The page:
In case you have been wondering, coach Jeff has been out of barefoot running commission since Wednesday, October 23. This was 3 days after my 1:43 Scotia Toronto Waterfront 1/2 Marathon result. On the morning of October 23, I underwent surgery to repair an inguinal hernia. On a scale or 1 to 10 with 10 being the most severe, this rated a -5 in my books. Yes, I was put totally under. Yes, my surgeon had to open up a 51/2″ gash in my groin area. Yes, the procedure took 26 minutes. Yes, the hernia was “larger than anticipated”. However, I came out of the hospital 3 hours post-surgery with NO pain and very little swelling. I was up and walking the next day and felt as if I could start running again 1 week later. Thankfully, my wife and surgeon put the kibosh to that! In the grand scheme of life’s challenges, this was but a pimple on the end of my nose.
My follow-up visit to the surgeon on November 7 went exceedingly well. However, he said “NO running nor lifting for another 3 weeks”. He did say “go for 45 to 60 minute walks”. His explanation for this made perfect sense. Walking now as a form of recovery eliminates the risk of tearing the mesh laid down over the herniated area that would happen with running too soon post-surgery. Also, the body has a better chance to lay down collagen to solidify the musculature around the hernia and prevent further rupturing.
Of course, I have NEVER been a distance walker. It’s just not in my DNA. Well, it is NOW! I went out for my 1st post-surgery walk – BAREFOOT – in 4 degrees Celsius and a steady light rain. I could not believe how sensitive the soles of my feet had become in just 17 days of no barefoot activity. For the 1st 2 kilometres, my skin was burning and my toes were ultra-cold. After that, the burning subsided to be replaced simply by COLD. As I got to the 35 minute mark of my 53 minute walk, I realized technique was part of the problem. I was walking as if in ‘coffins’ (shoes) – too far back on my heels with too much skin time on the ground + too much striding out at too slow a pace. You would think after 55 years of activity, I would have figured this out! As soon as I started walking as if I was RACE WALKING (landing more on the mid-foot, shortening my stride, quickening my foot turnover – in other words, decreasing the skin contact time on the ground, rolling forward from the hips), my feet warmed up, the cold sensation dissipated, more blood started circulating through my lower body and I felt the soles of my feet starting to remember what it was like to be barefoot, activated, centered and moving safely.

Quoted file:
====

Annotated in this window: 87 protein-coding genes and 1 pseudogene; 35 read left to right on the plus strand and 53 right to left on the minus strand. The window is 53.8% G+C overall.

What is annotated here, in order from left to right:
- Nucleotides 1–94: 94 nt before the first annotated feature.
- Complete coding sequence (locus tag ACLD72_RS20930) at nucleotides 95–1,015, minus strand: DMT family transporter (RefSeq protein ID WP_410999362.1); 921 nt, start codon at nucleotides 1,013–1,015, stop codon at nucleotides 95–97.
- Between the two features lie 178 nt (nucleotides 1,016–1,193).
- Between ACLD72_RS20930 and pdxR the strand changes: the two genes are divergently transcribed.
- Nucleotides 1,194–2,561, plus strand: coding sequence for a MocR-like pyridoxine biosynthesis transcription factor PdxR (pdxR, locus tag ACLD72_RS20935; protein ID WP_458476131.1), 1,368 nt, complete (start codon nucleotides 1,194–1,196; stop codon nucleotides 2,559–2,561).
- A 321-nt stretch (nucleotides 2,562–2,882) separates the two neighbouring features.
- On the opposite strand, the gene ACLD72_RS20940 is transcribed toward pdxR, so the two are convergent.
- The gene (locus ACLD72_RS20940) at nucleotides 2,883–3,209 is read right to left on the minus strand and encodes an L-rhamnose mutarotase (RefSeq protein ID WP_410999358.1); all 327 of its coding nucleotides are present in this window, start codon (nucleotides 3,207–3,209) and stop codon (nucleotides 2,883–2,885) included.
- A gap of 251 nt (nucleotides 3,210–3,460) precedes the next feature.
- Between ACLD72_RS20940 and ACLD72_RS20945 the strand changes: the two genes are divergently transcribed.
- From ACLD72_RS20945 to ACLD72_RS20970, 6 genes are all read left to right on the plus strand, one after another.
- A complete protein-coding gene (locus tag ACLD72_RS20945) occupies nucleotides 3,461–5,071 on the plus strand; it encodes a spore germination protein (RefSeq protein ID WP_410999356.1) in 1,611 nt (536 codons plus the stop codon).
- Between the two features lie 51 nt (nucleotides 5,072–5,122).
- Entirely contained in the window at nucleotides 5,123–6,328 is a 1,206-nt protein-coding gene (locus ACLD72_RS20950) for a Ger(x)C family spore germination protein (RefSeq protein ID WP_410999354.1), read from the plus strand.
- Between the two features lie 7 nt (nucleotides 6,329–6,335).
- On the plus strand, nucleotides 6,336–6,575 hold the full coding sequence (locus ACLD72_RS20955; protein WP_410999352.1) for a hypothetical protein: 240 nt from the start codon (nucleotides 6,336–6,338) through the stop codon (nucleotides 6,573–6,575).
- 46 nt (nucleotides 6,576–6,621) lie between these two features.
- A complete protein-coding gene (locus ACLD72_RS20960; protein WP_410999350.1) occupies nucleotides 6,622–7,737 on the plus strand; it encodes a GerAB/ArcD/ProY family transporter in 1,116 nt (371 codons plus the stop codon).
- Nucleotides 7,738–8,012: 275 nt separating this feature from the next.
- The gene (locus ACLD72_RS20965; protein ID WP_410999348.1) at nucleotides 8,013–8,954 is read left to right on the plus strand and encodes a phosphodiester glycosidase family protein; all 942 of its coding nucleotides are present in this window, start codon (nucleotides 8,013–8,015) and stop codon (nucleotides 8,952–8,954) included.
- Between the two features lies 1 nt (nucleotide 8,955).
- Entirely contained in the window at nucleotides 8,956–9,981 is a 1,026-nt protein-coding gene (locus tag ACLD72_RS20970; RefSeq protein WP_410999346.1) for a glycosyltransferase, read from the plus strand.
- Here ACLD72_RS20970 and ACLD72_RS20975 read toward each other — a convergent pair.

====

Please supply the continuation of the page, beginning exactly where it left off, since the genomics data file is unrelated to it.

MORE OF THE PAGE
Needless to say, the process thus far has been a revelation to me. It has forced me to rest, recover and let my body dictate the flow. I have noticed that the numerous aches and pains that have been part of my life through 5 decades of intense contact sports disappeared within 1 week post-surgery. Whether I remain so once given the green light to get after it physically in 3 weeks remains to be seen. Somehow, I doubt it BUT the process has actually been positive. Of course, as I mentioned earlier in the blog, my situation is truly nothing! I was further reminded of this on Wednesday, November 6, 2013 at 6:01 a.m. That was the day and time when one of my training friends and former Team Over The Top barefoot running clients lost her 7 year battle with cancer. Sharon Engle, age 53, was one of the great people who come along and touch one’s life. She BELIEVED in her ability to beat cancer. She ACHIEVED the unthinkable by doing so for 7 years – when the specialists wrote her off many times over. When I think of challenges in my life, they pale in comparison to what Sharon and so many others endure – DAILY.
In your life, I want you to think about what keeps you from being your best. Go beyond that, believe you can overcome the odds and, quite simply, get things done…NO EXCUSES!